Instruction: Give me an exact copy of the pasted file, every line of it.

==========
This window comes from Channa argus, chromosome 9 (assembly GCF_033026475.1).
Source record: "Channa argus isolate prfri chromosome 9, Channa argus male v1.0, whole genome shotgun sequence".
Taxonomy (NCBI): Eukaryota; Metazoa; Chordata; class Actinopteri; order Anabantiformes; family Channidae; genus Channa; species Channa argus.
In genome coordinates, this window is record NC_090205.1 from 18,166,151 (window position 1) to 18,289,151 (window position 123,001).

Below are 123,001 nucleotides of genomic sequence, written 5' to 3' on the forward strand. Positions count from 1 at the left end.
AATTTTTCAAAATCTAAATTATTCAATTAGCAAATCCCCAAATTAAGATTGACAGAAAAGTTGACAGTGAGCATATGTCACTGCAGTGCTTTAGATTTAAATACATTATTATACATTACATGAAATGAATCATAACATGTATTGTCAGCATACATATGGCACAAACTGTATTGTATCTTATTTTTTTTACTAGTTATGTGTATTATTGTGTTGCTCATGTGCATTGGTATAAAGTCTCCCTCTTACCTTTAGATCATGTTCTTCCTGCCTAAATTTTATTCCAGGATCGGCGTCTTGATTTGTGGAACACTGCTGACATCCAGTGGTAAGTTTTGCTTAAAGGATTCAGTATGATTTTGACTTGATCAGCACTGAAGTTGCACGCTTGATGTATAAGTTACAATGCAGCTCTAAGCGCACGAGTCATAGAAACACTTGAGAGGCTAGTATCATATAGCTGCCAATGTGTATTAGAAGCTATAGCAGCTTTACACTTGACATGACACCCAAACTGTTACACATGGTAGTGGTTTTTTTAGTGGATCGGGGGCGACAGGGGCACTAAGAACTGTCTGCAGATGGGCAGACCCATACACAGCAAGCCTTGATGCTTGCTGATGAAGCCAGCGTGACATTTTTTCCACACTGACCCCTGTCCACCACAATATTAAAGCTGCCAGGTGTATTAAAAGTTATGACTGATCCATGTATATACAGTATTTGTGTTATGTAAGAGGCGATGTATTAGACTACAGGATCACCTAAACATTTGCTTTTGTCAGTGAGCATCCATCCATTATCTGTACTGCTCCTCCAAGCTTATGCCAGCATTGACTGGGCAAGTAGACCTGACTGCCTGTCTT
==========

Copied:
This window comes from Channa argus, chromosome 9 (assembly GCF_033026475.1).
Source record: "Channa argus isolate prfri chromosome 9, Channa argus male v1.0, whole genome shotgun sequence".
Taxonomy (NCBI): Eukaryota; Metazoa; Chordata; class Actinopteri; order Anabantiformes; family Channidae; genus Channa; species Channa argus.
In genome coordinates, this window is record NC_090205.1 from 18,166,151 (window position 1) to 18,289,151 (window position 123,001).

Below are 123,001 nucleotides of genomic sequence, written 5' to 3' on the forward strand. Positions count from 1 at the left end.
AATTTTTCAAAATCTAAATTATTCAATTAGCAAATCCCCAAATTAAGATTGACAGAAAAGTTGACAGTGAGCATATGTCACTGCAGTGCTTTAGATTTAAATACATTATTATACATTACATGAAATGAATCATAACATGTATTGTCAGCATACATATGGCACAAACTGTATTGTATCTTATTTTTTTTACTAGTTATGTGTATTATTGTGTTGCTCATGTGCATTGGTATAAAGTCTCCCTCTTACCTTTAGATCATGTTCTTCCTGCCTAAATTTTATTCCAGGATCGGCGTCTTGATTTGTGGAACACTGCTGACATCCAGTGGTAAGTTTTGCTTAAAGGATTCAGTATGATTTTGACTTGATCAGCACTGAAGTTGCACGCTTGATGTATAAGTTACAATGCAGCTCTAAGCGCACGAGTCATAGAAACACTTGAGAGGCTAGTATCATATAGCTGCCAATGTGTATTAGAAGCTATAGCAGCTTTACACTTGACATGACACCCAAACTGTTACACATGGTAGTGGTTTTTTTAGTGGATCGGGGGCGACAGGGGCACTAAGAACTGTCTGCAGATGGGCAGACCCATACACAGCAAGCCTTGATGCTTGCTGATGAAGCCAGCGTGACATTTTTTCCACACTGACCCCTGTCCACCACAATATTAAAGCTGCCAGGTGTATTAAAAGTTATGACTGATCCATGTATATACAGTATTTGTGTTATGTAAGAGGCGATGTATTAGACTACAGGATCACCTAAACATTTGCTTTTGTCAGTGAGCATCCATCCATTATCTGTACTGCTCCTCCAAGCTTATGCCAGCATTGACTGGGCAAGTAGACCTGACTGCCTGTCTT